Other campuses: Bill proposed to outlaw nudist youth camps

By Daily Texan

(U-WIRE) AUSTIN, Texas – Nudist Texan youth will have a long way to travel for summer camp if a recently filed bill is passed.

The bill’s author, State Rep. Bryan Hughes (R-Mineola) said he wants nudist youth camps outlawed in Texas, although he isn’t aware of any currently operating.

Hughes decided to write the bill because he heard the American Association for Nude Recreation was planning to expand into the state in 2005. He said he opposes the camps because they allow nude children to be unsupervised by their parents.

“It’s a real dangerous situation,” he said.

Hughes called the camps “magnets for pedophiles,” and said he is concerned about youths’ own abilities to behave responsibly in a nude environment.

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    Edward Moss, owner and manager of Bluebonnet, a nudist resort in Alvord, Texas, said, “The whole idea behind the nudist parks in this country is to promote family unity.”

    While the membership at his resort consists mostly of couples, he said there are some families with children.

    Moss attribute the recent bill to ignorance on the part of legislators.

    “The critics assume if there’s nudity, it’s a nasty thing, an immoral thing and should be banned,” Moss said. “It’s not for everybody, but we should be free to raise kids as we see fit.”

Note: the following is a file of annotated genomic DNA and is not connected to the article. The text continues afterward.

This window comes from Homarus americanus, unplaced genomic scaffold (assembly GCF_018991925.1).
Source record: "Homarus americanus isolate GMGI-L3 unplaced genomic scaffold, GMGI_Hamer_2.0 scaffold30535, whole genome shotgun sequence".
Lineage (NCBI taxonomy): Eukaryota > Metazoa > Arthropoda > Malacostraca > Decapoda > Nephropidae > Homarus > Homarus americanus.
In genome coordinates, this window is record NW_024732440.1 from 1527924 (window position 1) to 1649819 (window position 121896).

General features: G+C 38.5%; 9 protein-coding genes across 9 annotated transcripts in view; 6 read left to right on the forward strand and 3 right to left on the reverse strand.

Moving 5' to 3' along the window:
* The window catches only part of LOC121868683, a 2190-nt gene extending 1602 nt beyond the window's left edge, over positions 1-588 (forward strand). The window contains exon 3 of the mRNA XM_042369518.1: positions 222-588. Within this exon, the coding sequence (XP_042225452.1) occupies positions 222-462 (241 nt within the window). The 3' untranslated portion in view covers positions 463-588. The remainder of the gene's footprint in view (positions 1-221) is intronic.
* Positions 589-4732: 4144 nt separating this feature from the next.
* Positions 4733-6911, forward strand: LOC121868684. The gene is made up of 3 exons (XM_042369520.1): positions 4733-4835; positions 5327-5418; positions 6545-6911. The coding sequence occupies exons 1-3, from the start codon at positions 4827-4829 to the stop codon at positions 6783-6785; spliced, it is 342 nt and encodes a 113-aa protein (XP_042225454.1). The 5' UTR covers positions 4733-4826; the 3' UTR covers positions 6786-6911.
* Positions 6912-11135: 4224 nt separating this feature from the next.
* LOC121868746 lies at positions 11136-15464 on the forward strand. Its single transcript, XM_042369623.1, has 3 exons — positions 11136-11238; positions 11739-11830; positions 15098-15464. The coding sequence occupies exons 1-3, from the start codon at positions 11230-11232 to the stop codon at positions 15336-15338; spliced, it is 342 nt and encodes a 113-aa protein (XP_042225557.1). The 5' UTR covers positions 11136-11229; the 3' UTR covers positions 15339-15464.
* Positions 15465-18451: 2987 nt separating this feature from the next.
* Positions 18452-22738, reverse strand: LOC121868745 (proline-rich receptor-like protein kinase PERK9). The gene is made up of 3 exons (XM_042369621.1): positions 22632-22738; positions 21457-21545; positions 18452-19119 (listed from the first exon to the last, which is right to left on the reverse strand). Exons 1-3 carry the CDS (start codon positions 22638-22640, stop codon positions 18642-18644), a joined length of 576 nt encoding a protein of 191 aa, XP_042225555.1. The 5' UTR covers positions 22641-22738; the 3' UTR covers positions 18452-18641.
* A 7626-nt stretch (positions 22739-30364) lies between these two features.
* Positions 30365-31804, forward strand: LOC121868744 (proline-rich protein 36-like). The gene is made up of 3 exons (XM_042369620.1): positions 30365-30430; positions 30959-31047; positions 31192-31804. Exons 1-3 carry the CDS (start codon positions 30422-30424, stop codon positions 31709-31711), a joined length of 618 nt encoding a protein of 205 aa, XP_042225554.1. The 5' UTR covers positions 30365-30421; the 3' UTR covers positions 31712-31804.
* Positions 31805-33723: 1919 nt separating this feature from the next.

The American Association of Nude Recreation now operates three youth camps nationwide, according to the Rev. JoAnne “Elf” Pessagno, marketing director at Lake Como Family Nudist Resort in Lutz, Fla.

    The camp at Lake Como is the oldest of the three, founded by Judy Grisham in 1992. The yearly camp runs for one week in June, during which supervised campers participate in such activities as volleyball, mini-golf, “capture the flag” and campfire sing-a-longs. Pessagno, who worked at last year’s camp, described one game called “pudding toss.”

    “Before you know it, everyone is covered in pudding, and then they jump in the lake and rinse off,” she said.

    The camp culminates in a spaghetti dinner and a “Sunny and Bare” talent show for parents.

    For children raised in nudist families, the camps provide an opportunity to meet people their own age of similar backgrounds and interests.

    “The kids love it. They come back year after year,” said Bob Roche, manager and president of White Tail Park in Virginia and president of AANR-Eastern Region. “It gives them a great place to enjoy themselves and meet new friends.”

    The camps take careful measures to prevent misconduct, and according to Roche, they haven’t had any problems. The park is secure, he said, and campers are supervised by both a male and female counselor at all times. All counselors have been recommended by a local nudist club, plus an elected official of the AANR. Many are graduates of Nude University, a camp and counselor certification program for 18- to 25-year-olds. After interviews, applicants are subject to police background checks.

    – Marie Delahoussaye